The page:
How can local brand owners register trade marks internationally?

First and foremost, trademark rights are territorial. So, trade marks should be registered in all territories where the mark is or will be used.

Trade marks can be protected overseas in 2 ways:

  1. as an international application via the Madrid Protocol designating at least one country; or
  2. directly as national applications in a country or region (such as the European Union).

What is an international application via the Madrid Protocol?

An international application (IR) via the Madrid Protocol is a single application which can cover one or all of the 106 member countries (current at April 2020). For most member countries, one set of fees is paid which includes both the filing fees and registration fees.

An IR requires a basic application or registration in the home country for the same mark and for some or all of the goods/services covered by the basic mark before it can be filed.

What are the benefits of an international application via the Madrid Protocol?

The benefits of an IR include:

  • Cost savings upfront at filing
  • Many of the world’s core markets are now covered by the Madrid Protocol including China, the EU and the US
  • Countries can be added to the IR if the business expands to other countries
  • Once protected in a country, the protection afforded is the same as a national registration
  • Time frames for examination are certain – the Trademarks Offices of each country must examine applications in 12 or 18 months
  • Single renewal and recording of changes to the IR, such as a change of name

The disadvantages of an IR include:

  • Practices of the Offices of designated countries is different (e.g. some countries will not permit amendment of goods/services or will not accept certain descriptions)
  • Some countries have second part fees (Japan)
  • Some countries will almost always issue an adverse report and any cost saving at filing is lost by having to appoint a local attorney to respond
  • IR is dependent on basic application/registration for 5 years from filing the IR. If the basic application/registration fails during that period so too will the IR
  • There are only a handful of amendments that can be made to an IR

Can I file an IR via the Madrid Protocol?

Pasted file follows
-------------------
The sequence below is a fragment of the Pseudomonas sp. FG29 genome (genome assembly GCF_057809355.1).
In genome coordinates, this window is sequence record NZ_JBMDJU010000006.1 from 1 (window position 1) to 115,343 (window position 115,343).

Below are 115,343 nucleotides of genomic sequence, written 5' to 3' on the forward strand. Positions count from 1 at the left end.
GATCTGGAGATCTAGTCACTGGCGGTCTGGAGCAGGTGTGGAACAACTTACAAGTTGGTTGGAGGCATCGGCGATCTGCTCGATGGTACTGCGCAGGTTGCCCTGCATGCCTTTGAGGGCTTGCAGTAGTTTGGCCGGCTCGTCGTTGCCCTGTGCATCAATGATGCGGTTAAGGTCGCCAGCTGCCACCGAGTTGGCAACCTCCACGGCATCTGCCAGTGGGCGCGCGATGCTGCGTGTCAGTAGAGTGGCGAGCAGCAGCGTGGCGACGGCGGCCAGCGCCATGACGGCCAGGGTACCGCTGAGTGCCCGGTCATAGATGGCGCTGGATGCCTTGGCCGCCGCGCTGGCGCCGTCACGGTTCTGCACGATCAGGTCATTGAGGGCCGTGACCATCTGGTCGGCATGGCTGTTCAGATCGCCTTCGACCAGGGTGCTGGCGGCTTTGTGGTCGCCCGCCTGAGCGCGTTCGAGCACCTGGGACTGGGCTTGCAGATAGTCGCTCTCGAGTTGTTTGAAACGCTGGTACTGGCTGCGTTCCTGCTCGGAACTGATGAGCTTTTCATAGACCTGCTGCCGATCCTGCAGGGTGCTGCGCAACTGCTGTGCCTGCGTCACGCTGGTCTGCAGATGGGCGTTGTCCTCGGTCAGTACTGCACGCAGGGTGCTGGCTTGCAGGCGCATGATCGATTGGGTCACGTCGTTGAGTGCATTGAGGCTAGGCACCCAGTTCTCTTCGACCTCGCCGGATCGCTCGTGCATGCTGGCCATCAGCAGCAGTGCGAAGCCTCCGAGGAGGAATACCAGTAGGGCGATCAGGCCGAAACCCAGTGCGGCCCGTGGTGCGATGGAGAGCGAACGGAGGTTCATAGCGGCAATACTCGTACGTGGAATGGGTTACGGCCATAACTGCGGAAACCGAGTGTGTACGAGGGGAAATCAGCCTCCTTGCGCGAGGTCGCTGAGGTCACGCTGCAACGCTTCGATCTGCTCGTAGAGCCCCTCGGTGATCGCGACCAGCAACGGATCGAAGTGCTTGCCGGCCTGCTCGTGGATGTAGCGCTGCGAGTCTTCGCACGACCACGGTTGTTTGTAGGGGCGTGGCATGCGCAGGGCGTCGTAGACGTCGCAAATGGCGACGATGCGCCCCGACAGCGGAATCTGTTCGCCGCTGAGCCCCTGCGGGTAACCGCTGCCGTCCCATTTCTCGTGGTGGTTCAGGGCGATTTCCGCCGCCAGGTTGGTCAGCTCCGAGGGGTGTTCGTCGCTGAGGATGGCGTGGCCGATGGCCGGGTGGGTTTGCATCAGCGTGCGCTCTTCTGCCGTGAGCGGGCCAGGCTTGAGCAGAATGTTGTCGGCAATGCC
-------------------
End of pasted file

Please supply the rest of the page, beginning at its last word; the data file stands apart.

Provided you:

  1. are an individual or other legal entity that is a national of the home country, is domiciled in the home country or have a real and effective commercial or industrial establishment in the home country; and
  2. have an existing application or registration for the same mark (known as the basic application or registration) in the home country;

you will qualify to apply for an IR via the Madrid Protocol.

How can I file an IR via the Madrid Protocol?

The IR can be filed directly with the World Intellectual Property Office (WIPO) or we can advise on, prepare and file the IR on your behalf.

What if I want to file applications for my trade mark in non-Madrid Protocol countries?

These applications must be filed directly as national applications in each country usually through local lawyers.

The TradeMark Factory has trusted associated around the globe to assist with international brand protection.

Where to file – First to Use vs. First to File countries

Of course, it may not be possible to file your trade mark in every country but as a starting point you should be thinking about trade mark registration in countries where you will be using the mark on your goods/services including where the goods will be manufactured, distribute and/or where you are intending to license the use of the mark to a third party.

There are a number of countries which are referred to as “first to file” countries. In these countries, trade mark rights are acquired only on registration of a trade mark. We recommend that you priorities first to file countries as part of your trade mark strategy to avoid “trade mark squatting”.

These countries include:

Algeria Dominican Republic Kuwait Slovenia
Anguilla Ecuador Kyrgyzstan South Korea
Argentina El Salvador Lithuania Spain
Austria Estonia Mexico Syria
Belarus European Union Moldova Taiwan
Belize Finland Montenegro Thailand
Benelux France Nicaragua Uganda
Bolivia Germany Nigeria Ukraine
Botswana Greece Norway United Kingdom
Brazil Guatemala Peru Venezuela
Chile Hungary Philippines Vietnam
China Iran Poland  Zambia
Colombia Japan Qatar
Croatia Jordan Romania
Curacao Kazakhstan Russian Federation
Czech Republic Kosovo Serbia

“First to use” countries on the other hand provide trade mark rights to the first person to use the mark and therefore these countries allow a trade mark owner to take action against unauthorised use of an unregistered mark.

First to use countries include:

Aruba Italy Saudi Arabia
Australia Jamaica Singapore
Brunei Darussalam Kenya South Africa
Canada Latvia Swaziland
Costa Rica Lebanon Turkey
Cyprus Malawi United Arab Emirates
Denmark Malta United States
Fiji New Zealand Uruguay
Hong Kong Pakistan Yemen
Iceland Panama Zimbabwe
India Papua New Guinea
Ireland Puerto Rico
Israel Samoa

What next?

If you are thinking about expanding your product or service offering to overseas markets, it is essential that you think about trade mark registration in the required countries as soon as possible.

The TradeMark Factory has extensive experience with brand protection in Australia and throughout the world and can assist you with any questions you may have about the protection of your brand. Please contact us for further information.